CPSC Changes VGB Rule

CPSC Changes VGB Rule

CPSC Changes VGB Rule

by Scott Webb Aquamagazine.com

The Consumer Product Safety Commission has voted to reverse its earlier ruling on unblockable drains under VGB. Before the vote yesterday, an approved 18-by-23-inch drain cover could legally be used over a smaller sump in a single drain commercial pool. Now, the sump must also be at least 18 by 23 inches, or the pool will have to install other anti-entrapment measures, such as split drains, vent pipes, SVRS systems, etc.

Pools that met the old VGB criteria, using an approved drain cover over a smaller sump, will have to invest in equipment or renovations to meet the requirements of the new ruling.

At one point in discussions, a new compliance date of May 28, 2012, was proposed, but in its final statement, the CPSC announced a 60-day public-comment period to provide input for the final deadline.

The initial ruling in April 2010 resulted from a 3-2 vote where two Republicans on the committee, Anne Northup and Nancy Nord, were joined by one of three Democrats, Robert Adler in the majority. Since that time, Adler was lobbied heavily and eventually changed his mind, joining the other two Democrats on the committee, Inez Tenenbaum and Thomas Moore, in moving to change the CPSC’s ruling.

The lobbying effort to change Adler’s position was detailed in letters made available by the CPSC at http://www.cpsc.gov/library/foia/foia11/pubcom/unblockdrain.pdf

The two Republican voting members fought the change throughout the process, and expressed dismay at the result.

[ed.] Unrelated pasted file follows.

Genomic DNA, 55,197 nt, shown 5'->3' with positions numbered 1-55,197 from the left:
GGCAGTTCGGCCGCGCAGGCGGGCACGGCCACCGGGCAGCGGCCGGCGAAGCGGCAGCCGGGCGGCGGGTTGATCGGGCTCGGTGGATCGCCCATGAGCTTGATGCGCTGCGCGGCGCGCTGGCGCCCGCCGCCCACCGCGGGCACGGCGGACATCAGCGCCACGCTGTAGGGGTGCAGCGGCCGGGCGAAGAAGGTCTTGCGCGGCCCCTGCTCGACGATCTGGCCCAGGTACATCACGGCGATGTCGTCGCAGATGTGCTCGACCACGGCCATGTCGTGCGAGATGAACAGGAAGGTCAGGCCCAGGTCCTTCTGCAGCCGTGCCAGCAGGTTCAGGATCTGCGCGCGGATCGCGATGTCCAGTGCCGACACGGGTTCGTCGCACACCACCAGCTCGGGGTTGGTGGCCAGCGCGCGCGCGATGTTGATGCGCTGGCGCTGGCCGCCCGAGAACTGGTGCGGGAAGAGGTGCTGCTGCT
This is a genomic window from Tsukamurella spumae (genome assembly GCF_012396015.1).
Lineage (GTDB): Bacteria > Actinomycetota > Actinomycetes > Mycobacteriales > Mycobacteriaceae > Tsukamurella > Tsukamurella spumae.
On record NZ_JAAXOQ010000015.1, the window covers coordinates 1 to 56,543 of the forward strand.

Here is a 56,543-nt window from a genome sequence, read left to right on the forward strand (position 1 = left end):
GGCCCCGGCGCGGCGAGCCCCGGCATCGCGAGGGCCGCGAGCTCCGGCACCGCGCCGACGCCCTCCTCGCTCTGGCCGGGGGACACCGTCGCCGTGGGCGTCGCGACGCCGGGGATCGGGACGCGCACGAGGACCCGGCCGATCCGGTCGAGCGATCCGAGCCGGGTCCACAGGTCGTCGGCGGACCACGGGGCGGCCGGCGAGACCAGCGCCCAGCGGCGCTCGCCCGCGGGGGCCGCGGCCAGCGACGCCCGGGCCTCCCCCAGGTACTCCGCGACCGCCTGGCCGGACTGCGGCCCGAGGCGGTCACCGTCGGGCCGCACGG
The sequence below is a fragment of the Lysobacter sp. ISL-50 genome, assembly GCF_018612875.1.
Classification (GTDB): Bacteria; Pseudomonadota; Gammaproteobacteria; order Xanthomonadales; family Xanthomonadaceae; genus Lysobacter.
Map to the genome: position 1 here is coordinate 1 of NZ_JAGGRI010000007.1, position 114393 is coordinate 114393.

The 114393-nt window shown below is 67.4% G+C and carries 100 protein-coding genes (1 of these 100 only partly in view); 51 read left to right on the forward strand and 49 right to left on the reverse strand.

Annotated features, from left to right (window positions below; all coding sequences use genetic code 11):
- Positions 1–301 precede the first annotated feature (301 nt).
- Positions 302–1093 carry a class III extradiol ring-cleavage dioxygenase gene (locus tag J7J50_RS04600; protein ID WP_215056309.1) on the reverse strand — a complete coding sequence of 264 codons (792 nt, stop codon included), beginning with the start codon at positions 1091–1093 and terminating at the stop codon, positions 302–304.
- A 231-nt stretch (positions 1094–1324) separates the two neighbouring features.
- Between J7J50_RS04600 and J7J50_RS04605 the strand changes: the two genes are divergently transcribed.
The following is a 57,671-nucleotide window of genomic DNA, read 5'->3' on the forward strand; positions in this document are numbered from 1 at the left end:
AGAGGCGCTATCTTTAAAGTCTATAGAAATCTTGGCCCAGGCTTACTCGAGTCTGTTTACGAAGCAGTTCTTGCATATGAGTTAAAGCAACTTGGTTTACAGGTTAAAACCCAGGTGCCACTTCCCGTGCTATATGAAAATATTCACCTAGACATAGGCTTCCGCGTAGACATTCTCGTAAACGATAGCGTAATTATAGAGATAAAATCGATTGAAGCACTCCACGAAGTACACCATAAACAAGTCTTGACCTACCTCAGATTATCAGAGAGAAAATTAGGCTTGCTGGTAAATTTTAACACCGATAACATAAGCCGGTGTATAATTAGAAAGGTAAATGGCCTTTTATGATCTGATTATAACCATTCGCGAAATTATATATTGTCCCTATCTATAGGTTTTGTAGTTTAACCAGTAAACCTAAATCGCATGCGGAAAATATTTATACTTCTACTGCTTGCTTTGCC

“Things went according to the majority’s predetermined plan this morning when the CPSC voted to reinterpret the definition of ‘unblockable drain,’ reversing an earlier interpretation and costing states and municipalities significant sums to either reengineer perfectly safe swimming pools or lock the gates,” said commissioner Nancy Nord in a blog post.

“Common sense and good administrative practice say that when you reverse course, you should find out who will be impacted by your action before you do it. This is even truer when there is no impetus for the reversal and no rallying cry or public discussion prompting you to act.”

“In this case, many states and local jurisdictions have relied on the guidance we gave them 18 months ago and therefore we should have determined how a rule reversal would impact them. Since the agency refused to ask for that information, I did, and I have been getting a number of troubling letters that detail the adverse safety impacts and the financial and regulatory burdens we will be placing on those jurisdictions by this action. These letters make clear that, had we bothered to ask the public for their thoughts in the first place, they would have had plenty to tell us.”